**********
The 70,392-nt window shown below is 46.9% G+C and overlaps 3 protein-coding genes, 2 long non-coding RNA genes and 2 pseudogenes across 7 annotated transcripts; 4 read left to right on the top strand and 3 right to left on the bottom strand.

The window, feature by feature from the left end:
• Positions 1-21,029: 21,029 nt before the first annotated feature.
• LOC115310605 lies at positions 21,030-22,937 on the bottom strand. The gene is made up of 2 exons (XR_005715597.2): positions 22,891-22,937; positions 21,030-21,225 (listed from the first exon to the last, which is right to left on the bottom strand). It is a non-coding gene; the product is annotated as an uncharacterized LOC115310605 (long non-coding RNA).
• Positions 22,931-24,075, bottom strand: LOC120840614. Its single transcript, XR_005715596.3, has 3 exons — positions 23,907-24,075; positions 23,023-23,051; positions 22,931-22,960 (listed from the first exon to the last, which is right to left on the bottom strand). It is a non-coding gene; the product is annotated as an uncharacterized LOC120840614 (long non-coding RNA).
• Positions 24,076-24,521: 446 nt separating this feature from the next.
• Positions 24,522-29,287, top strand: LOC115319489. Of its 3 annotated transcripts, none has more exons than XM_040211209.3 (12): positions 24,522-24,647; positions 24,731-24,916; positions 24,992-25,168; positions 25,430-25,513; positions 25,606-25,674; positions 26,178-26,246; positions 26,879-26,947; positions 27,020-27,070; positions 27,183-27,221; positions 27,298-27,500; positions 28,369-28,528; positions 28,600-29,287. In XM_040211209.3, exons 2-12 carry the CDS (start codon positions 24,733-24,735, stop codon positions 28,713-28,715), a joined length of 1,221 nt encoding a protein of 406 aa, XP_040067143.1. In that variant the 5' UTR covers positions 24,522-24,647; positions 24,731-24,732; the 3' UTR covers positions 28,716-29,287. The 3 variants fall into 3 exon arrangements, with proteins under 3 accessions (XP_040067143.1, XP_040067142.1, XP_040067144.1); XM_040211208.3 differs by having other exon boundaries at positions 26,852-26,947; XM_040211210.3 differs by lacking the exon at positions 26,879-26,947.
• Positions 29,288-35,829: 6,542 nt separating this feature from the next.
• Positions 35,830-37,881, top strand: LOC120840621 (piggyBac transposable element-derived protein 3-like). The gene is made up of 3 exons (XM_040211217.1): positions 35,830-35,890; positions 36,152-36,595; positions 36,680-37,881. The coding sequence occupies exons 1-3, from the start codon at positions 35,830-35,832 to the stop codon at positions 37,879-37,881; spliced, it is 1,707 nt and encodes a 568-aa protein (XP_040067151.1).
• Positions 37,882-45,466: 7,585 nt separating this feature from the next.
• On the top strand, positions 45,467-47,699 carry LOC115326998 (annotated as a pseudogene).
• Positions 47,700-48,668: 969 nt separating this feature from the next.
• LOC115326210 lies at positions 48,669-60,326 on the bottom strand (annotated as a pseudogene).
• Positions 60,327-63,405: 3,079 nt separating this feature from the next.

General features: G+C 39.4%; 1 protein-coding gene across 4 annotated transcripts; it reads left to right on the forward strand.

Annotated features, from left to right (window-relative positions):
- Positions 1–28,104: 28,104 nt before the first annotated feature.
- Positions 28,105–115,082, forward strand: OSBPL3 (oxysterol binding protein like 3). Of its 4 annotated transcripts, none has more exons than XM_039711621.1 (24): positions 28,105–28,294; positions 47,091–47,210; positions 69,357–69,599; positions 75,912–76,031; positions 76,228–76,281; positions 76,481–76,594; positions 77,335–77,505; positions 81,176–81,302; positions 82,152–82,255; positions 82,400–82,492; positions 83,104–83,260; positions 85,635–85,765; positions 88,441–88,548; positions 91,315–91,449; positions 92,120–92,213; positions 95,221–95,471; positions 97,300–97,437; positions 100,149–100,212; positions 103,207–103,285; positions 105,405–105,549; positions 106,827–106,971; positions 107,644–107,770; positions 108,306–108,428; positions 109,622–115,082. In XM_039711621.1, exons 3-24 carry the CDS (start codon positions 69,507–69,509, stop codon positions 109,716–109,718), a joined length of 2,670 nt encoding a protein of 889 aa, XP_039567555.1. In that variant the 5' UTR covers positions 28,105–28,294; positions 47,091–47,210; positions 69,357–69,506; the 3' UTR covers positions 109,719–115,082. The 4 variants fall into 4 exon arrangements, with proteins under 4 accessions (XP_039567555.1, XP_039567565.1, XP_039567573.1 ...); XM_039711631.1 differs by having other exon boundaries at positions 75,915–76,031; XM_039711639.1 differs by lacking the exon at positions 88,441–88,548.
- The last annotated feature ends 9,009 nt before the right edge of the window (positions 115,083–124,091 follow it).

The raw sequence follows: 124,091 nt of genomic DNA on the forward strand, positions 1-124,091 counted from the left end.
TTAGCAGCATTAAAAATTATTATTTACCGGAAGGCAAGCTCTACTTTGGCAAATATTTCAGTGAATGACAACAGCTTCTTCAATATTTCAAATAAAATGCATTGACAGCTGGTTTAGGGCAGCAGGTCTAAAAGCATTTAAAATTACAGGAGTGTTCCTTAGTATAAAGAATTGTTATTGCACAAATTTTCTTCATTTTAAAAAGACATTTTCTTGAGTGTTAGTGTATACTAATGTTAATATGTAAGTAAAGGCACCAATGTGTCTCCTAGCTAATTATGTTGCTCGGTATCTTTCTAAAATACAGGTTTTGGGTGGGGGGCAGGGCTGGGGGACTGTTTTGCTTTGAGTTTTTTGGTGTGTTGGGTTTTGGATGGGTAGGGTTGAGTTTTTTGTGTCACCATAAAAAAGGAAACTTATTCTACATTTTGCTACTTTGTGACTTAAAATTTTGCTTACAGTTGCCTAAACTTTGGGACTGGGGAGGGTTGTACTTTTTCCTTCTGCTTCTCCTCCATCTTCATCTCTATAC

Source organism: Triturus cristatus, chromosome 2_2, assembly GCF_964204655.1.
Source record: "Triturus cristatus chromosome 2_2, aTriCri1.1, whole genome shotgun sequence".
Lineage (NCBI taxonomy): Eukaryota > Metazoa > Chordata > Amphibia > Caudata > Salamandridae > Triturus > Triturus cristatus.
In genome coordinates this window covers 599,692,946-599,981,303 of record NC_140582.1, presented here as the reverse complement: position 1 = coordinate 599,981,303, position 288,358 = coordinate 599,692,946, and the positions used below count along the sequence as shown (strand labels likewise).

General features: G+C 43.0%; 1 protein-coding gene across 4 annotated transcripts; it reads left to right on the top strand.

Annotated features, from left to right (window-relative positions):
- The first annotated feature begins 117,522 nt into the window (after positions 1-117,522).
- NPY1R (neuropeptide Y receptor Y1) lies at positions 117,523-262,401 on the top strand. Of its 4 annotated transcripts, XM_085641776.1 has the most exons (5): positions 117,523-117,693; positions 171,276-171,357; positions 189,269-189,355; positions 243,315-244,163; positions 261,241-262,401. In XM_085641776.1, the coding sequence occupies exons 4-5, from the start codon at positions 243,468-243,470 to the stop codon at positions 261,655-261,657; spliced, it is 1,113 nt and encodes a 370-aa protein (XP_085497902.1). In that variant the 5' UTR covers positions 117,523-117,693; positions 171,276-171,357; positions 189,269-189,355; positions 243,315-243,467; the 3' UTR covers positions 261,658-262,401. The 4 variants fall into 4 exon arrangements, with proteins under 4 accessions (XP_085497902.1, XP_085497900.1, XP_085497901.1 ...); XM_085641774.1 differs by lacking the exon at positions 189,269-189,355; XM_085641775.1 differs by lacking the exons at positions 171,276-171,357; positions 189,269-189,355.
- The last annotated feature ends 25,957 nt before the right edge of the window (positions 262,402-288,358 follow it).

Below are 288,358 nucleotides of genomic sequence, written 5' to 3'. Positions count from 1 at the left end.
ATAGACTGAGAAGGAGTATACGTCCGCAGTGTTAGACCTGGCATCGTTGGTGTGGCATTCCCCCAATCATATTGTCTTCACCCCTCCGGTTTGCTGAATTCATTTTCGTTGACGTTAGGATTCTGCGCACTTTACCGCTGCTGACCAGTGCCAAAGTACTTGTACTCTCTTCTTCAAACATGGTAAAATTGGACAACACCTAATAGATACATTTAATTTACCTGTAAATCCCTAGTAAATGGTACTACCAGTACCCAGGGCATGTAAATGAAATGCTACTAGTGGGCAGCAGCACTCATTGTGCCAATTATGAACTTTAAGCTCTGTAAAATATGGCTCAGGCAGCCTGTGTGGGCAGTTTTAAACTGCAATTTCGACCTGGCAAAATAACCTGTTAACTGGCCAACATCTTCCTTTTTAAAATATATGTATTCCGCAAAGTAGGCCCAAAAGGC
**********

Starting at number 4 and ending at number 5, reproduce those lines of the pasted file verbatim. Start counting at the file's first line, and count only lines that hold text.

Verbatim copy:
• LOC115310605 lies at positions 21,030-22,937 on the bottom strand. The gene is made up of 2 exons (XR_005715597.2): positions 22,891-22,937; positions 21,030-21,225 (listed from the first exon to the last, which is right to left on the bottom strand). It is a non-coding gene; the product is annotated as an uncharacterized LOC115310605 (long non-coding RNA).
• Positions 22,931-24,075, bottom strand: LOC120840614. Its single transcript, XR_005715596.3, has 3 exons — positions 23,907-24,075; positions 23,023-23,051; positions 22,931-22,960 (listed from the first exon to the last, which is right to left on the bottom strand). It is a non-coding gene; the product is annotated as an uncharacterized LOC120840614 (long non-coding RNA).